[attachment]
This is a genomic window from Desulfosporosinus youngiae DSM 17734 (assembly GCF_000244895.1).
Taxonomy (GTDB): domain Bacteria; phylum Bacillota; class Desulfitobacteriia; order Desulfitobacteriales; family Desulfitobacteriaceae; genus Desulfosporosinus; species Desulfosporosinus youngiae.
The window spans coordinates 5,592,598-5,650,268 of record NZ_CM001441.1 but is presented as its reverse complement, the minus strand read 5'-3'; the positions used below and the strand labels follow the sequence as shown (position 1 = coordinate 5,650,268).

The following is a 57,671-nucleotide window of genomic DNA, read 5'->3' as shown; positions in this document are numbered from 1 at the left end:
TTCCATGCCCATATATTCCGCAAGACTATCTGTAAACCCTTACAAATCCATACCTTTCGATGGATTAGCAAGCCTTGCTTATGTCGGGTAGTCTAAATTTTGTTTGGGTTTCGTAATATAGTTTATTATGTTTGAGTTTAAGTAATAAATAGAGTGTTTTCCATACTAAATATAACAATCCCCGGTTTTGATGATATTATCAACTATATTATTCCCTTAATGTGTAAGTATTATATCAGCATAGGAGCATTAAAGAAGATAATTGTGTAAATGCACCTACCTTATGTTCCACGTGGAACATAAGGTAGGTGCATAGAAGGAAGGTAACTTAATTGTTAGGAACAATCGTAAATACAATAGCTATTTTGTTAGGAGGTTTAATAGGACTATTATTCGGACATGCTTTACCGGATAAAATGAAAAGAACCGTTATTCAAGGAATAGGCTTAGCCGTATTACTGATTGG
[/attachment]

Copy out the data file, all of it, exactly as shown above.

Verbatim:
This is a genomic window from Desulfosporosinus youngiae DSM 17734 (assembly GCF_000244895.1).
Taxonomy (GTDB): domain Bacteria; phylum Bacillota; class Desulfitobacteriia; order Desulfitobacteriales; family Desulfitobacteriaceae; genus Desulfosporosinus; species Desulfosporosinus youngiae.
The window spans coordinates 5,592,598-5,650,268 of record NZ_CM001441.1 but is presented as its reverse complement, the minus strand read 5'-3'; the positions used below and the strand labels follow the sequence as shown (position 1 = coordinate 5,650,268).

The following is a 57,671-nucleotide window of genomic DNA, read 5'->3' as shown; positions in this document are numbered from 1 at the left end:
TTCCATGCCCATATATTCCGCAAGACTATCTGTAAACCCTTACAAATCCATACCTTTCGATGGATTAGCAAGCCTTGCTTATGTCGGGTAGTCTAAATTTTGTTTGGGTTTCGTAATATAGTTTATTATGTTTGAGTTTAAGTAATAAATAGAGTGTTTTCCATACTAAATATAACAATCCCCGGTTTTGATGATATTATCAACTATATTATTCCCTTAATGTGTAAGTATTATATCAGCATAGGAGCATTAAAGAAGATAATTGTGTAAATGCACCTACCTTATGTTCCACGTGGAACATAAGGTAGGTGCATAGAAGGAAGGTAACTTAATTGTTAGGAACAATCGTAAATACAATAGCTATTTTGTTAGGAGGTTTAATAGGACTATTATTCGGACATGCTTTACCGGATAAAATGAAAAGAACCGTTATTCAAGGAATAGGCTTAGCCGTATTACTGATTGG